DES MOINES — All 99 Iowa counties — including for the first time 15 counties that have state-licensed casinos — will receive funding from sports gambling revenue to improve the quality of life under legislation being considered by state lawmakers.
The proposal would redistribute roughly $23 million accumulated in a state fund since sports betting in Iowa became legal and subject to a tax of about 7 percent. It would send the money — and future sports betting revenue — to all 99 counties for local grants that fund quality-of-life improvements like emergency response services.
Counties that have casinos are Black Hawk, Clarke, Clayton, Clinton, Des Moines, Dubuque, Greene, Lyon, Palo Alto, Polk, Pottawattamie, Scott, Washington, Woodbury and Worth.
As currently in law, the 84 counties that do not have a casino will continue to receive funding of 0.8 percent of state revenue for all gambling in the state’s casinos. The proposed legislation would add a new funding stream from state sports gambling and fantasy sports revenue to the endowment funds of all 99 counties.
Under the proposed legislation, of the state’s sports betting revenue, $1.8 million a year would go to the state’s gambling addiction treatment program and $1 million would go to the state’s general fund to expand the Endow Iowa tax credit — available to gifts to charitable causes — up to a total of $7 million.
Of the revenue remaining after these appropriations, 85 percent will go to the County Endowment Fund, which goes to organizations that meet needs in Iowa counties. This is the new revenue stream that will go to all 99 counties.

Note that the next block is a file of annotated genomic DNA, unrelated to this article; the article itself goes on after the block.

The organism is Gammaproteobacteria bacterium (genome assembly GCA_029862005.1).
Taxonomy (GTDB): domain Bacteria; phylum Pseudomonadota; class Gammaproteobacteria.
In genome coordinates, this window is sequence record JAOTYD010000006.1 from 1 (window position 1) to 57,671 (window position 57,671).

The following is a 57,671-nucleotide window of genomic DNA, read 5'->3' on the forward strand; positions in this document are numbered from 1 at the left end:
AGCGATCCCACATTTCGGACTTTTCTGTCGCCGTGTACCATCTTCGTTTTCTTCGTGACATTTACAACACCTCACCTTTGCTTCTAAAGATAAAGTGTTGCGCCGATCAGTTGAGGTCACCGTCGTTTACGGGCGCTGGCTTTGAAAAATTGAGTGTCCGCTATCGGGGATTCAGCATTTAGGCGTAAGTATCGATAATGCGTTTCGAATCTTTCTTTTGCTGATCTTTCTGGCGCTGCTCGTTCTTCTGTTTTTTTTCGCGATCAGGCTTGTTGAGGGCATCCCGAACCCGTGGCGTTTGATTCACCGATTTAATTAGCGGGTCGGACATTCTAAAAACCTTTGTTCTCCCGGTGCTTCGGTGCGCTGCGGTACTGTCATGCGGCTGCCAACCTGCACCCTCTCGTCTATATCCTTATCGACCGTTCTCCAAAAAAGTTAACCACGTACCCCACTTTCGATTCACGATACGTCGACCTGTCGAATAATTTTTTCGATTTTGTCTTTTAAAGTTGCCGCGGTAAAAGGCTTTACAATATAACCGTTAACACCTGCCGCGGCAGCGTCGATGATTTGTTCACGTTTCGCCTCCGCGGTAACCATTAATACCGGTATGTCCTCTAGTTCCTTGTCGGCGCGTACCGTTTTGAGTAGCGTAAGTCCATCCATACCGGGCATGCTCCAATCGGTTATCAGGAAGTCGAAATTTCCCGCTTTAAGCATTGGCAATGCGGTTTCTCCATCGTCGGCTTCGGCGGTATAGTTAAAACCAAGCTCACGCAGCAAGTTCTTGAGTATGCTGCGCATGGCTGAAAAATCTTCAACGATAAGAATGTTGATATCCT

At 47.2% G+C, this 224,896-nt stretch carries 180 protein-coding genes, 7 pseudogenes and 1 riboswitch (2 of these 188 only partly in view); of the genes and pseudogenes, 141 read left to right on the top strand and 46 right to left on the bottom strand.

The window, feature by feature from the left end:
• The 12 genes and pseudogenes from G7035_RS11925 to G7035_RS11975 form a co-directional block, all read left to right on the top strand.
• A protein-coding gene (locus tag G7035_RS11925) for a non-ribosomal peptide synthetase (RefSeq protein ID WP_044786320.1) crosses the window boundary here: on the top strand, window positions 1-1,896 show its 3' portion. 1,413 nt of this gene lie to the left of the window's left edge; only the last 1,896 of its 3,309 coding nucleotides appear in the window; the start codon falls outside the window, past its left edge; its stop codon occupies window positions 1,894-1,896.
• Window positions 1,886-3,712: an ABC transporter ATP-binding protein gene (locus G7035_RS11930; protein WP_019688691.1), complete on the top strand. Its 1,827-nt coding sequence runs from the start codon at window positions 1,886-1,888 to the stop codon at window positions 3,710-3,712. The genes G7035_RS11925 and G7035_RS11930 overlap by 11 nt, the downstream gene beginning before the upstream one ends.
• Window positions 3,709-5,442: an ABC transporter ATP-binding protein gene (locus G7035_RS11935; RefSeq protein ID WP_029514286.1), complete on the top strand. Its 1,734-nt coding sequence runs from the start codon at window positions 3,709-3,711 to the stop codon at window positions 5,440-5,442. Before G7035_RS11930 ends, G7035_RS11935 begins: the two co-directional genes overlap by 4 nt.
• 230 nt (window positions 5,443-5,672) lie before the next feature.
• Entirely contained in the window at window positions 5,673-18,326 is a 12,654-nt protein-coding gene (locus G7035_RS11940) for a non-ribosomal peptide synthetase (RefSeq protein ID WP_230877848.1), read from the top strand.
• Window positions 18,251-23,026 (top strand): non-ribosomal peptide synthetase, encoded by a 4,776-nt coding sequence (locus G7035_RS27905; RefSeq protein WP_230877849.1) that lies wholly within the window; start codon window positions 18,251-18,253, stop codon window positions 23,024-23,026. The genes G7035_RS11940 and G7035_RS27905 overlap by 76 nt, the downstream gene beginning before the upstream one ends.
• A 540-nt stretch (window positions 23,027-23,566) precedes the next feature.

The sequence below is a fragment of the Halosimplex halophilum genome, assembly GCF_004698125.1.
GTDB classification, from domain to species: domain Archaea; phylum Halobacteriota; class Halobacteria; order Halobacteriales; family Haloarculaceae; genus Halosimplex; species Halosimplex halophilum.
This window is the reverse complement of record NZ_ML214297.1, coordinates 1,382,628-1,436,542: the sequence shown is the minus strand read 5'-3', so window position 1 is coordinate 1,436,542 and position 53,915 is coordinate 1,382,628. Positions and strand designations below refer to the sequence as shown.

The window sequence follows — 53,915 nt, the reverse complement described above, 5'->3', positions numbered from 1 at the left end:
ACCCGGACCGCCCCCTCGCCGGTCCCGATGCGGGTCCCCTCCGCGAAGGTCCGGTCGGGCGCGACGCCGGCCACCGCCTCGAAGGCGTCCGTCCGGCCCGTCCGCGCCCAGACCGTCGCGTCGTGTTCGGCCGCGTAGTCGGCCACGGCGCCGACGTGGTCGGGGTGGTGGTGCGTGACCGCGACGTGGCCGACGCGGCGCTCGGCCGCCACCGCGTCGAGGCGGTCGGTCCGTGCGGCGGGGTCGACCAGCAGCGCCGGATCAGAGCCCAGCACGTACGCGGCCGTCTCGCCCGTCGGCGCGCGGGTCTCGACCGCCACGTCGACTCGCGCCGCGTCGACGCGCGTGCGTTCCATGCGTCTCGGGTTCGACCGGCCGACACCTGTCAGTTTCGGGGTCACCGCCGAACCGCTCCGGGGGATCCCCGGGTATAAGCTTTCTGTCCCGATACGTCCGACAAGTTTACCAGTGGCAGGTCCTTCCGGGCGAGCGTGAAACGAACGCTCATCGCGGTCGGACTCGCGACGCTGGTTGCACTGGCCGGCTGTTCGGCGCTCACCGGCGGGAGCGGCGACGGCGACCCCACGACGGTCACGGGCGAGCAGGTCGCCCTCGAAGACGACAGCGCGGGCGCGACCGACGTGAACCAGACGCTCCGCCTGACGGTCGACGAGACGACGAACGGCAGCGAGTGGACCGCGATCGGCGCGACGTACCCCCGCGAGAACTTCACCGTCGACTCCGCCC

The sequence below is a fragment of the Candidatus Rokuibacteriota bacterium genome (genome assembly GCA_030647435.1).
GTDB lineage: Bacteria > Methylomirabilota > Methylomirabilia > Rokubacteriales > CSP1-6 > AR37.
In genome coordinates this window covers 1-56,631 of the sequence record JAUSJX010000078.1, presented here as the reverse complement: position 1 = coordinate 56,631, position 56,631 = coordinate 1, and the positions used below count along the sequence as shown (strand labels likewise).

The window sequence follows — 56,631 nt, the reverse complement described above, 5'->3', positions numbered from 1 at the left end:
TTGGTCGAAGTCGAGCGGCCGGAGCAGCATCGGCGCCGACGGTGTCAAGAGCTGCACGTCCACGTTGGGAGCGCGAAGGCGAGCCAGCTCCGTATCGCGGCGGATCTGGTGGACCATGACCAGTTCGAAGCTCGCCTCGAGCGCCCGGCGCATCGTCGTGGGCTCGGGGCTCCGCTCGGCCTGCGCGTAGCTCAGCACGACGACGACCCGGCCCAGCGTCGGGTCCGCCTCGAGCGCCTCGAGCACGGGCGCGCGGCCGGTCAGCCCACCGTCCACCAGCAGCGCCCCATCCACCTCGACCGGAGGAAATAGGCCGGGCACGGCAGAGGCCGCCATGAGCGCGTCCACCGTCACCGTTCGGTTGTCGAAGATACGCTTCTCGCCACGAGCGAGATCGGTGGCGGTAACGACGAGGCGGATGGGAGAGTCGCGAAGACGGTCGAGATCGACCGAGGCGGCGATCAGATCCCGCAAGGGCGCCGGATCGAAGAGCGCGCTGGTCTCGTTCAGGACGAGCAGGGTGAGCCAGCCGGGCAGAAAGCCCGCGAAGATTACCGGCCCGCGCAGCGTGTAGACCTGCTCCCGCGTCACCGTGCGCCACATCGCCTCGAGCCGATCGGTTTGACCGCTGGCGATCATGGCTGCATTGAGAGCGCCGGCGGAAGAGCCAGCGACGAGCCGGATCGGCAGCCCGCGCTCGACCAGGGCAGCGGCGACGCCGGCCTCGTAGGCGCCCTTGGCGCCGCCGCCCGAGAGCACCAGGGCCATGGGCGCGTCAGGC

The Legislative Services Agency, the state’s nonpartisan fiscal analysis arm, projects that the new allocation will be $8 million in the state budget year that ends in June 2025.
“I support it as well, I think it does a lot of good things,” Rep. Jacob Bosman, R-Sioux City, said this week during a legislative hearing on the bill. “From gambling treatment to sports tourism to the Endow Iowa tax credit and community foundations, I think we can put that money to good use.”
Iowa is projected to receive $12.5 million in tax revenue from sports betting in the current budget year, which ends June 30, according to the legislative agency.
The sports betting revenue fund as of April 10 had accumulated a balance of $19.5 million, according to the agency, after accounting for distributions to the gambling addiction program and to a sports tourism program.
Bosman said the proposed legislation was put together because lawmakers in the past have disagreed on where the state’s sports betting tax revenue should be distributed, but lawmakers have come closer to a consensus this year.
The proposed law, House File 710, has made its way through the legislative process in the Iowa House; it passed the full house Thursday in a unanimous, 99-0 vote. It may now be considered in the Iowa Senate.
“The only thing I really like about this (bill) is that it distributes the money to all 99 counties,” Iowa Rep. Timmy Brown-Powers, D-Waterloo, said Thursday as lawmakers debated the bill.
The latest sports betting numbers
An estimated $194 million in spot bets were placed in Iowa in February, the month that included the Super Bowl, according to data from the Iowa Racing and Gaming Commission, the state agency that regulates gambling. That’s down from the $216 million that was pledged in February 2022.
That figure rose to $233 million in March, which includes the NCAA men’s and women’s basketball tournaments. This figure is equal to gambling revenue in March 2022, which was $234 million.
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